[Mono-devel-list] Re: Potential GAC implementation ideas.

Jonathan Pryor jonpryor at vt.edu
Fri Oct 24 19:35:34 EDT 2003

The Linux solution to your scenario would be to place MySuperLib.dll
into it's own RPM, and NOT duplicate it across your other 3 packages. 
Each of your 3 packages would have the MySuperLib.dll RPM as a

The benefit to this is that MySuperLib.dll won't be removed until all 3
packages are also removed.

The downside is that, if MySuperLib.dll is included in anyone else's
packages, and they're not using the same MySuperLib.dll RPM package as a
dependency, things break quickly.

They break quickly because RPM must know what files belong to what
package.  You cannot have the same file be present in > 1 package. 
Thus, if you either (a) don't use a MySuperLib.dll RPM package for your
own packages, or (b) someone bundles and attempts to install
MySuperLib.dll from their own RPM, you'll get file conflicts, and RPM
will refuse to install the new package.

This is, shall we say, undesirable, and provides further evidence that
directly placing the shared assembly into the GAC at RPM install time
(i.e. NOT using gacutil.exe) is not a good solution.

Along similar lines (thinking about the removal of packages),
gacutil.exe should probably place a copy of the assembly into the GAC,
and not use sym-links.  This way, if a package containing a
shared-assembly is removed, you won't have broken sym-links to worry
about, and the GAC will remain consistent.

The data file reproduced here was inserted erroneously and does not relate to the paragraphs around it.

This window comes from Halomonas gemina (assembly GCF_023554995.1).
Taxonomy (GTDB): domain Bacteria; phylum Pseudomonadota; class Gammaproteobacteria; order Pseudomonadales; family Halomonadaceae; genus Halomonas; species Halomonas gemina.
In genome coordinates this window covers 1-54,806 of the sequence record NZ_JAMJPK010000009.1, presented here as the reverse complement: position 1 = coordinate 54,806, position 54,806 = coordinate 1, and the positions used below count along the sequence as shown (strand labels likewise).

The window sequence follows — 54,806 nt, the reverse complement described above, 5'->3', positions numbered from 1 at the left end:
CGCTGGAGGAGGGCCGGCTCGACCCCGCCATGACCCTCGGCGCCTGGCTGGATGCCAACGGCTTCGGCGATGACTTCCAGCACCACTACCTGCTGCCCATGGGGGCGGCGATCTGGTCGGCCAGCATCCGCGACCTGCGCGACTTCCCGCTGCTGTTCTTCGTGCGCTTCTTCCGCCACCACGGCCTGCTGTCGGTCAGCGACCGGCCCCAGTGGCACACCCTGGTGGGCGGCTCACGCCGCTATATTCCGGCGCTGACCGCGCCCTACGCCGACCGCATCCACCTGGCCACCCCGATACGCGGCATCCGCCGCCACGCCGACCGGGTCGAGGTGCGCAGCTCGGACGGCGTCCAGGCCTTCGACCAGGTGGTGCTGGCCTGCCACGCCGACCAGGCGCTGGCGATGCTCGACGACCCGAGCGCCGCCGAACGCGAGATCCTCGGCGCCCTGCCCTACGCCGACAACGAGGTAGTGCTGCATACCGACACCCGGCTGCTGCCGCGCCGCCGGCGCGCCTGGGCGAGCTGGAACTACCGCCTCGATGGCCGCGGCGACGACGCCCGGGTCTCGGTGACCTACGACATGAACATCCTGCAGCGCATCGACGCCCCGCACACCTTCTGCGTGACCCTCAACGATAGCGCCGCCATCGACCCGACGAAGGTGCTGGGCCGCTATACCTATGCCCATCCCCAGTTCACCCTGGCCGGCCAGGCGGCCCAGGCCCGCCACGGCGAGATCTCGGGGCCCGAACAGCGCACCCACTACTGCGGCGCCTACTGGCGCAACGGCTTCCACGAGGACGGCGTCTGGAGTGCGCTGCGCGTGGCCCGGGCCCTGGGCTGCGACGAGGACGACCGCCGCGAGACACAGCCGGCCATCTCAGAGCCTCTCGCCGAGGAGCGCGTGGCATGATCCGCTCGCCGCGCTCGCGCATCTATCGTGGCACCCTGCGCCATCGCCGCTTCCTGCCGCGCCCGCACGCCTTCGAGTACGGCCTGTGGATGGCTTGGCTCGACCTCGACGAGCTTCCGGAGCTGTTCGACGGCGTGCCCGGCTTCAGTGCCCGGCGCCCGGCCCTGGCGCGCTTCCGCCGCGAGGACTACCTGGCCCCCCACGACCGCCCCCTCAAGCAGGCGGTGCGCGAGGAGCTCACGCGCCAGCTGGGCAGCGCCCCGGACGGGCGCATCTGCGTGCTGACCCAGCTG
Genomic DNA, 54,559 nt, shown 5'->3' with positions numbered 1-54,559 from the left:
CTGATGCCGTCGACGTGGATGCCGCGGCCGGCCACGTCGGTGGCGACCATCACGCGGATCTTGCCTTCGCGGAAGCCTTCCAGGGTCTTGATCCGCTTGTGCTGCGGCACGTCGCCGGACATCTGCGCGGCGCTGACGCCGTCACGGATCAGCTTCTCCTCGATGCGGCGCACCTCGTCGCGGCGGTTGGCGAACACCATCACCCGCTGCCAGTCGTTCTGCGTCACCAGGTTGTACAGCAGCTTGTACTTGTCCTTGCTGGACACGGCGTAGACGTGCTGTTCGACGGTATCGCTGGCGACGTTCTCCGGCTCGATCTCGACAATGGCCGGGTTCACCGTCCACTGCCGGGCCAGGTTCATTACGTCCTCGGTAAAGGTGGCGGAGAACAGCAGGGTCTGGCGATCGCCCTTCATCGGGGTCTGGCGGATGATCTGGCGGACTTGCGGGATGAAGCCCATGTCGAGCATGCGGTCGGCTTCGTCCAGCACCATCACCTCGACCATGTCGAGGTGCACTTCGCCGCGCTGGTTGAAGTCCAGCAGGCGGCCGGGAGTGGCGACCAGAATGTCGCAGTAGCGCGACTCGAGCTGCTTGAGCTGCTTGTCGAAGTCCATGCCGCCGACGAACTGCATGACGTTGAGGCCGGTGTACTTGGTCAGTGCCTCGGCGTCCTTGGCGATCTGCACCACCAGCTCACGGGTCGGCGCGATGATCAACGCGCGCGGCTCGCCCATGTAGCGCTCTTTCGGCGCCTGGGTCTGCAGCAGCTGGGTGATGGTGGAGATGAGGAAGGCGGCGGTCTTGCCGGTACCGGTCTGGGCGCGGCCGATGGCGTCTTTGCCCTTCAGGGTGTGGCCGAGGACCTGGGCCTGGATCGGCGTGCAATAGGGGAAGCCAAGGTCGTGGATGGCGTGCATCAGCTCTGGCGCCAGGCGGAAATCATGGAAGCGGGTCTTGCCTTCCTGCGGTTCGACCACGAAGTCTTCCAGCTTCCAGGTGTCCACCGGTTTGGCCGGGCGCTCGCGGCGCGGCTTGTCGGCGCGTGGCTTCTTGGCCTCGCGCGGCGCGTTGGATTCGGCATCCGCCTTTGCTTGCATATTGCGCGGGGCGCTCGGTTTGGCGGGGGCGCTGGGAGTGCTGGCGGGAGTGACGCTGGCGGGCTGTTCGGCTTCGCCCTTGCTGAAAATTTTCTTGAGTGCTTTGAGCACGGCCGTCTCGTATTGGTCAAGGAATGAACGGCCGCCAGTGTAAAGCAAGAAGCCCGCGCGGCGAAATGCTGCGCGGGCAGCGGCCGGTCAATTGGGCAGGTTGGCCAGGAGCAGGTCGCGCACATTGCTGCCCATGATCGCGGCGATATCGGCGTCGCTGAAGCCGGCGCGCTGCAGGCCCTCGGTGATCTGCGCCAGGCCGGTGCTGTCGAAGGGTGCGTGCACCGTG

- Jon

On Fri, 2003-10-24 at 09:28, Todd Berman wrote:
> Just as a small RPM aside, out of curiosity, lets say that I have a shared
> assembly called 'MySuperLib.dll' that 3 packages I create use, and to make
> sure there are no unsatisfied dependencies, they all packaged it.
> I go ahead and install all 3 directly into the gac, now, when I later remove
> one, is the lib I installed directly into the gac because it is part of the
> package list for that rpm? If so, packaging libraries this way is horribly
> broken. If not, then it seems like it might work.
> And to address this question about the 'need' for the gacutil.exe, well, to
> me, we are attempting to create a workalike to .net. Now, .net has a
> gacutil.exe which they use to install assemblies into the gac, so that is
> part of the workalike.
> In fact, .net has 2 main ways of installing something into the gac:
> 1) gacutil.exe (not recommended, requires the .net framework sdk)
> 2) Windows Installer (recommended, no requirement on the .net framework, and
> if somehow the assembly gets removed, and an app needs it, if you have the
> .msi around it will get inserted automagically.)
> Now, until inserting an assembly into the GAC becomes a first class member
> of the RPM/DEB/etc world, the gacutil.exe is really the only 'proper' way of
> doing it.
> As I have said before, please understand that most libraries don't need to
> be in the GAC, and if, as a packager you want to use it out of conveniences
> sake, I would recommend actually creating a shell script to run the .exe
> (akin to the mcs script) that sets MONO_PATH to where you installed your
> packages private libraries.
> --Todd
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